Organizations* : ANA, Taos SA
In the tradition of an earlier era of painters, Berninghaus began work in lithography in 1889 and continued his career as a printing apprentice in 1893. Meanwhile, he attended night classes at the St. Louis Society of Fine Arts for three terms. Established first as an illustrator and then as a largely self-taught fine artist, he had his first one-man show in St. Louis in 1899.
That year he was the guest of the Denver and Rio Grande Railroad on a junket to Colorado. Intrigued by tales of Taos, New Mexico, Berninghaus made a brief side trip twenty-five miles by wagon to the still-untouched village. Impressed, he established a seasonal rhythm based on his family’s needs, spending winters in St. Louis pursuing a successful career as a commercial artist, and summers in Taos painting. His candid paintings of Taos earned him great respect among his peers; though residing in St. Louis, he became a founding member of the Taos Society of Artists in 1915 and sent his paintings on tour with their traveling exhibitions. Berninghaus returned to Taos each summer, staying for longer and longer periods, until he settled there permanently in 1925.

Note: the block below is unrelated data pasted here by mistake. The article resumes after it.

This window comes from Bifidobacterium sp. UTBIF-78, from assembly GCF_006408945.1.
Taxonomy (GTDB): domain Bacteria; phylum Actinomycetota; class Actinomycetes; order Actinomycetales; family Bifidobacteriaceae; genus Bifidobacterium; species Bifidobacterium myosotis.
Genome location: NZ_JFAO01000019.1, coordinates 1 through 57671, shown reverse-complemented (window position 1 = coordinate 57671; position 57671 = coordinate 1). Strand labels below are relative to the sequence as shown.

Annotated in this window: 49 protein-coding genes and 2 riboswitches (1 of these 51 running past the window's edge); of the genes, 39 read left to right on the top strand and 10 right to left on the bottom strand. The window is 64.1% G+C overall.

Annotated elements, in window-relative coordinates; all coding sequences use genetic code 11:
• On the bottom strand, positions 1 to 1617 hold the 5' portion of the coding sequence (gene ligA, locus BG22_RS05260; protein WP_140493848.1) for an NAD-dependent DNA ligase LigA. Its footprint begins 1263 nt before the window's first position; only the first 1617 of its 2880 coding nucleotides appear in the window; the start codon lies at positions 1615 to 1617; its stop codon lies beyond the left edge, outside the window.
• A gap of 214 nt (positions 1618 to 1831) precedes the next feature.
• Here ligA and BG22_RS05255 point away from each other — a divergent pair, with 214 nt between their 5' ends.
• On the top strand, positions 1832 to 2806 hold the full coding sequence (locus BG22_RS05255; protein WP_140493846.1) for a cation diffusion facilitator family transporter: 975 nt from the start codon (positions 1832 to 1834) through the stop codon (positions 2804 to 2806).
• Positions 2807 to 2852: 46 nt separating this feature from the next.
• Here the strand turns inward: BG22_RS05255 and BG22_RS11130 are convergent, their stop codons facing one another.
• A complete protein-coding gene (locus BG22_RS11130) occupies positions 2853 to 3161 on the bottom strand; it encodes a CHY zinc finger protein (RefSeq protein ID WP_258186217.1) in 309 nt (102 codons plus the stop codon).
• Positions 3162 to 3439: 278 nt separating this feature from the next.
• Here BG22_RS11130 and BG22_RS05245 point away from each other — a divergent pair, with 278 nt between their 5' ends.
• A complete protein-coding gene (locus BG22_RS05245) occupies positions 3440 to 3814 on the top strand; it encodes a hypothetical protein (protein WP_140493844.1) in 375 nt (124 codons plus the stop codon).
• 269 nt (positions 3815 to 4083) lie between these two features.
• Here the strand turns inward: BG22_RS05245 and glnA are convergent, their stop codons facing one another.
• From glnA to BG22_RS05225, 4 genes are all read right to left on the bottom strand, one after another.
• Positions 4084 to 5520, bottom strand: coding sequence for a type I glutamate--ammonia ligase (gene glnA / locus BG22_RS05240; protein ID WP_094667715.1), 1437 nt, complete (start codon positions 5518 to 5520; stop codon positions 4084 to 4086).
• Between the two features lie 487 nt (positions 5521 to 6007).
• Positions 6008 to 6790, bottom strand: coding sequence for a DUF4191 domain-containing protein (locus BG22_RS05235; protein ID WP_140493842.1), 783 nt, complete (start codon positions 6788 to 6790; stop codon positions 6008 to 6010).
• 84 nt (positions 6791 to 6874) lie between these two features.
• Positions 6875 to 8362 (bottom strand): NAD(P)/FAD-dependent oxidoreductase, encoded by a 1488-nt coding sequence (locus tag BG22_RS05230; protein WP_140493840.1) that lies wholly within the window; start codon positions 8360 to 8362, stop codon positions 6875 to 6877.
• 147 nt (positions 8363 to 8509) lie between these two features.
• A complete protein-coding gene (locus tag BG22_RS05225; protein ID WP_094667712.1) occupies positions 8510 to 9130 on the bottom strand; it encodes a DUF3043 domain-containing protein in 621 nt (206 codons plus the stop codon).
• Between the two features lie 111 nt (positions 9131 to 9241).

His paintings reflect a true psychological insight into the life of the twentieth century Indian. Berninghaus did not romanticize or pose his subjects. Rather, he depicted the West in a simple, direct style supported by splendid draftsmanship. After he moved to Taos, his style became more modern. This change in his work resulted in richer pigmentation, more intricate composition and lent an abstract quality to his paintings.
Despite the change in his style, Berninghaus was little affected by the trends of the outside world, much like Taos itself. He neither approved nor disapproved of the changing art trends, nor did he change his approach because of them. He preferred to remain true to his original style and to his subjects – the Pueblo Indians and his beloved New Mexico landscape.
Berninghaus continued to paint in Taos until the time of his death. For most of his years he painted models from life and landscapes from nature. In later years, however, his repertoire of stored images was so large that he was able to paint from memory as accurately as he used to from sketching.
Oscar Berninghaus died at the age of 77 on April 27, 1952, three days after suffering a heart attack. Following the funeral, artist Rebecca James told a local Taos newspaper. “The body of his work is a magnificent document of the Southwest, painted as no one else has put down in this country. It is suffused with tenderness, is straight and tough as a pine tree, strong as a verb.”